Small World 2010 photomicrography winners

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Above is a mosquito heart, at a magnification of 100x. Biologist Jonas King, of Vanderbilt University, used fluorescence to make this stunning example of photomicrography. King's photo landed first place this year in Nikon's annual Small World competition. All of the winners are absolutely stunning. Small World gallery, 2010

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  1. 100x doesn’t mean much to me unless the image is meant to be viewed at a specific pixel size on a specific monitor size. The information below suggests the width of the image is about 2.5 segments of a mosquito abdomen, or about 2.5 mm.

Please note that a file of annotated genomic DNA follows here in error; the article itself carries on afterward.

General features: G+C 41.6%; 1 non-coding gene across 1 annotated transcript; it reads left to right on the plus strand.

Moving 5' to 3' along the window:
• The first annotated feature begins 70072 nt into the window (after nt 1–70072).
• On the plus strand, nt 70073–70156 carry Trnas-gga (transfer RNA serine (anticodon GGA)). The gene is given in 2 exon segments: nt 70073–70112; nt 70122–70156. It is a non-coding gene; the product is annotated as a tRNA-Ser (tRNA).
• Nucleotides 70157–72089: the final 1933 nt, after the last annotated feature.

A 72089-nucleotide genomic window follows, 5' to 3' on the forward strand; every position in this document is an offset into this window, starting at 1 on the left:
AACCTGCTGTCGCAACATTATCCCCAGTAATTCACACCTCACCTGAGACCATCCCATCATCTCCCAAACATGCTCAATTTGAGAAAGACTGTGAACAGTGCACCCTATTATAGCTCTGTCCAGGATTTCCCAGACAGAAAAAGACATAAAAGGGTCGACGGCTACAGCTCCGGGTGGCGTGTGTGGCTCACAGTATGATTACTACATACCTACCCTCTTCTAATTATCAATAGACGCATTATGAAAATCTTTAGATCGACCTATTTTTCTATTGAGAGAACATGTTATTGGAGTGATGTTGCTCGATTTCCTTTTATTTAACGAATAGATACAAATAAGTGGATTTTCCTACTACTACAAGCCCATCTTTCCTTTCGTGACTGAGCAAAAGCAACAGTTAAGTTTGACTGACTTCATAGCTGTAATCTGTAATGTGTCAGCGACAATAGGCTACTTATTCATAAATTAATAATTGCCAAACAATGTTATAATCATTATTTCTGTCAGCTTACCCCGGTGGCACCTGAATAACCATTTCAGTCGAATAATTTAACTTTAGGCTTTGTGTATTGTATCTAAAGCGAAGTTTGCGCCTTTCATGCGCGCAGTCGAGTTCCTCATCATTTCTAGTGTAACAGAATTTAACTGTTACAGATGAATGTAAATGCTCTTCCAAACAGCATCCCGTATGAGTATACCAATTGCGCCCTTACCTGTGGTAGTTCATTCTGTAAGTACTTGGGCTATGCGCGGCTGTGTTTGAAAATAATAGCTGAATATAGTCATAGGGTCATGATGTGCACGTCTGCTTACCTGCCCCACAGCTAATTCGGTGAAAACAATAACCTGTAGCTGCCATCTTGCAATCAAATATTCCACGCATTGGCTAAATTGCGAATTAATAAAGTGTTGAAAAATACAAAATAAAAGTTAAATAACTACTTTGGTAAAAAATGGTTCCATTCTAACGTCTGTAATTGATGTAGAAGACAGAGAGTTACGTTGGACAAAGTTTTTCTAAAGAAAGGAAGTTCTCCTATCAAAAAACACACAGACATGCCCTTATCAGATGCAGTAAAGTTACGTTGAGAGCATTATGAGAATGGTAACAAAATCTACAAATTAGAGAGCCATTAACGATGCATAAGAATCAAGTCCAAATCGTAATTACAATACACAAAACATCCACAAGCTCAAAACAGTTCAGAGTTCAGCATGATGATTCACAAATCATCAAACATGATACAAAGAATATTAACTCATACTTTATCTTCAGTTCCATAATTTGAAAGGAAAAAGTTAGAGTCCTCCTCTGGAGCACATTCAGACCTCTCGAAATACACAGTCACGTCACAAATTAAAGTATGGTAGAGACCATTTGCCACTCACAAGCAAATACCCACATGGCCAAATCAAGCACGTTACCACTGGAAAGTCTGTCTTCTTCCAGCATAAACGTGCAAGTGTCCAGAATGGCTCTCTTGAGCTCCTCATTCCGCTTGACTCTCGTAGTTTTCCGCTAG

This Vanderbilt University press release explains more about the image:

    The mosquito’s body lies horizontally with its head to the left. The heart is the narrow tube that runs horizontally across the middle of the picture. […] The mosquito’s body consists of a series of segments and the [vertical muscles at the top and bottom of the image] are intersegmental muscles that hold the segments together.

    Wikipedia’s mosquito article says adult length “varies but is rarely greater than 16 mm”. If the mosquito diagram in that article is 16 mm from tip of probiscus to end of abdomen, then each segment is about 1 mm.

  2. D’oh. I meant the horizontal muscles at the top and bottom of the image. The press release says [emphasis mine] “the broad strips of muscle that run parallel to the heart are intersegmental muscles that hold the segments together” and the “vertical muscles at the top and bottom of the image wrap around the mosquito’s body and are called intrasegmental muscles”. I was confused and thought they were the same thing.

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